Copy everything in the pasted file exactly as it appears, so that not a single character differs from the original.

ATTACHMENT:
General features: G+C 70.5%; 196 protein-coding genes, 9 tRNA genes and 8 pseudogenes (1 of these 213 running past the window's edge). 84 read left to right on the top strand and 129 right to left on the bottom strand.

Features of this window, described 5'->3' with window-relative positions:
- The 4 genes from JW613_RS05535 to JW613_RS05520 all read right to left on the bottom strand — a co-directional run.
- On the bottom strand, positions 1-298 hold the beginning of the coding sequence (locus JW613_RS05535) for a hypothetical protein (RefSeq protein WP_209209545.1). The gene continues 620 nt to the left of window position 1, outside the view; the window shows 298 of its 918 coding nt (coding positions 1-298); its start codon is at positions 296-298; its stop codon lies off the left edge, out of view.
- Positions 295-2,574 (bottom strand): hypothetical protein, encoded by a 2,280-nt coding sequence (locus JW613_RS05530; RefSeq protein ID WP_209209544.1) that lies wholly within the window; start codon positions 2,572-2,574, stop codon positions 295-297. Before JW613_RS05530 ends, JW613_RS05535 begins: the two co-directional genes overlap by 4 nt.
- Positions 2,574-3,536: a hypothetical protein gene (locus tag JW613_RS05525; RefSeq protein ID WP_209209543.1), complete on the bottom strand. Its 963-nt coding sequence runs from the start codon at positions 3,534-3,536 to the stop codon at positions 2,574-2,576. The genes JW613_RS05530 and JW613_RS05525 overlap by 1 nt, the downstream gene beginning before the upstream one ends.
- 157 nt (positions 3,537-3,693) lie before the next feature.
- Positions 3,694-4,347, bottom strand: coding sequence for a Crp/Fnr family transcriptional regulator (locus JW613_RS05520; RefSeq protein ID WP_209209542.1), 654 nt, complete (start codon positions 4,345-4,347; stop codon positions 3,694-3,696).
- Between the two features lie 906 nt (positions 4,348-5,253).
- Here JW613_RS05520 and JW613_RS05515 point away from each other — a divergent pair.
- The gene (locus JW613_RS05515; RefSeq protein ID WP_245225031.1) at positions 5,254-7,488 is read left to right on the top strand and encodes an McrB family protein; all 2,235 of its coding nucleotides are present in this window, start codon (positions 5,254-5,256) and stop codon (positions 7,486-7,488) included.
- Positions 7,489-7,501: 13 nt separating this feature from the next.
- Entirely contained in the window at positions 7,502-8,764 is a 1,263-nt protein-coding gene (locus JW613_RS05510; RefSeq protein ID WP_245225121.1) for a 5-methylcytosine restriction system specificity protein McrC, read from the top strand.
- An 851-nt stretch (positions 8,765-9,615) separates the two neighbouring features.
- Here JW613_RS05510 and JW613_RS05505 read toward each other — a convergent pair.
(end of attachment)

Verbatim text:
General features: G+C 70.5%; 196 protein-coding genes, 9 tRNA genes and 8 pseudogenes (1 of these 213 running past the window's edge). 84 read left to right on the top strand and 129 right to left on the bottom strand.

Features of this window, described 5'->3' with window-relative positions:
- The 4 genes from JW613_RS05535 to JW613_RS05520 all read right to left on the bottom strand — a co-directional run.
- On the bottom strand, positions 1-298 hold the beginning of the coding sequence (locus JW613_RS05535) for a hypothetical protein (RefSeq protein WP_209209545.1). The gene continues 620 nt to the left of window position 1, outside the view; the window shows 298 of its 918 coding nt (coding positions 1-298); its start codon is at positions 296-298; its stop codon lies off the left edge, out of view.
- Positions 295-2,574 (bottom strand): hypothetical protein, encoded by a 2,280-nt coding sequence (locus JW613_RS05530; RefSeq protein ID WP_209209544.1) that lies wholly within the window; start codon positions 2,572-2,574, stop codon positions 295-297. Before JW613_RS05530 ends, JW613_RS05535 begins: the two co-directional genes overlap by 4 nt.
- Positions 2,574-3,536: a hypothetical protein gene (locus tag JW613_RS05525; RefSeq protein ID WP_209209543.1), complete on the bottom strand. Its 963-nt coding sequence runs from the start codon at positions 3,534-3,536 to the stop codon at positions 2,574-2,576. The genes JW613_RS05530 and JW613_RS05525 overlap by 1 nt, the downstream gene beginning before the upstream one ends.
- 157 nt (positions 3,537-3,693) lie before the next feature.
- Positions 3,694-4,347, bottom strand: coding sequence for a Crp/Fnr family transcriptional regulator (locus JW613_RS05520; RefSeq protein ID WP_209209542.1), 654 nt, complete (start codon positions 4,345-4,347; stop codon positions 3,694-3,696).
- Between the two features lie 906 nt (positions 4,348-5,253).
- Here JW613_RS05520 and JW613_RS05515 point away from each other — a divergent pair.
- The gene (locus JW613_RS05515; RefSeq protein ID WP_245225031.1) at positions 5,254-7,488 is read left to right on the top strand and encodes an McrB family protein; all 2,235 of its coding nucleotides are present in this window, start codon (positions 5,254-5,256) and stop codon (positions 7,486-7,488) included.
- Positions 7,489-7,501: 13 nt separating this feature from the next.
- Entirely contained in the window at positions 7,502-8,764 is a 1,263-nt protein-coding gene (locus JW613_RS05510; RefSeq protein ID WP_245225121.1) for a 5-methylcytosine restriction system specificity protein McrC, read from the top strand.
- An 851-nt stretch (positions 8,765-9,615) separates the two neighbouring features.
- Here JW613_RS05510 and JW613_RS05505 read toward each other — a convergent pair.